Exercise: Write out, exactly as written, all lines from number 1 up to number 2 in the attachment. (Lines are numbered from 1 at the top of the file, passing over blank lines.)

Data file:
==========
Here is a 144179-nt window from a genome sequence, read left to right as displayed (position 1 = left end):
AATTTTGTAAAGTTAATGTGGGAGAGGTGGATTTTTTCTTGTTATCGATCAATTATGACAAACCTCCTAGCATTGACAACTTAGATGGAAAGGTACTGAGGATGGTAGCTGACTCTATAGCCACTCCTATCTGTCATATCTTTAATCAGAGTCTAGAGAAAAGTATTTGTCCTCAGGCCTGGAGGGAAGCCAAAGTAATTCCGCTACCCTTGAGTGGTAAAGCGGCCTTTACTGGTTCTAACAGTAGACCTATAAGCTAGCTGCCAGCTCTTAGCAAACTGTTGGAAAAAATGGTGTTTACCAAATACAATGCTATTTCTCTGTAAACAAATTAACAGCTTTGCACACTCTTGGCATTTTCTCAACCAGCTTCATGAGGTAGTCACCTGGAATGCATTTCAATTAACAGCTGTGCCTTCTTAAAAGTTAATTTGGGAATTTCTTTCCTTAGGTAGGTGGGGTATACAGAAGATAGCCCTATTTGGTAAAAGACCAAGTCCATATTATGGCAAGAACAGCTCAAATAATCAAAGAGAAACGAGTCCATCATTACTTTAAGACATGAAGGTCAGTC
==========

Here is a 144179-nt window from a genome sequence, read left to right as displayed (position 1 = left end):
AATTTTGTAAAGTTAATGTGGGAGAGGTGGATTTTTTCTTGTTATCGATCAATTATGACAAACCTCCTAGCATTGACAACTTAGATGGAAAGGTACTGAGGATGGTAGCTGACTCTATAGCCACTCCTATCTGTCATATCTTTAATCAGAGTCTAGAGAAAAGTATTTGTCCTCAGGCCTGGAGGGAAGCCAAAGTAATTCCGCTACCCTTGAGTGGTAAAGCGGCCTTTACTGGTTCTAACAGTAGACCTATAAGCTAGCTGCCAGCTCTTAGCAAACTGTTGGAAAAAATGGTGTTTACCAAATACAATGCTATTTCTCTGTAAACAAATTAACAGCTTTGCACACTCTTGGCATTTTCTCAACCAGCTTCATGAGGTAGTCACCTGGAATGCATTTCAATTAACAGCTGTGCCTTCTTAAAAGTTAATTTGGGAATTTCTTTCCTTAGGTAGGTGGGGTATACAGAAGATAGCCCTATTTGGTAAAAGACCAAGTCCATATTATGGCAAGAACAGCTCAAATAATCAAAGAGAAACGAGTCCATCATTACTTTAAGACATGAAGGTCAGTC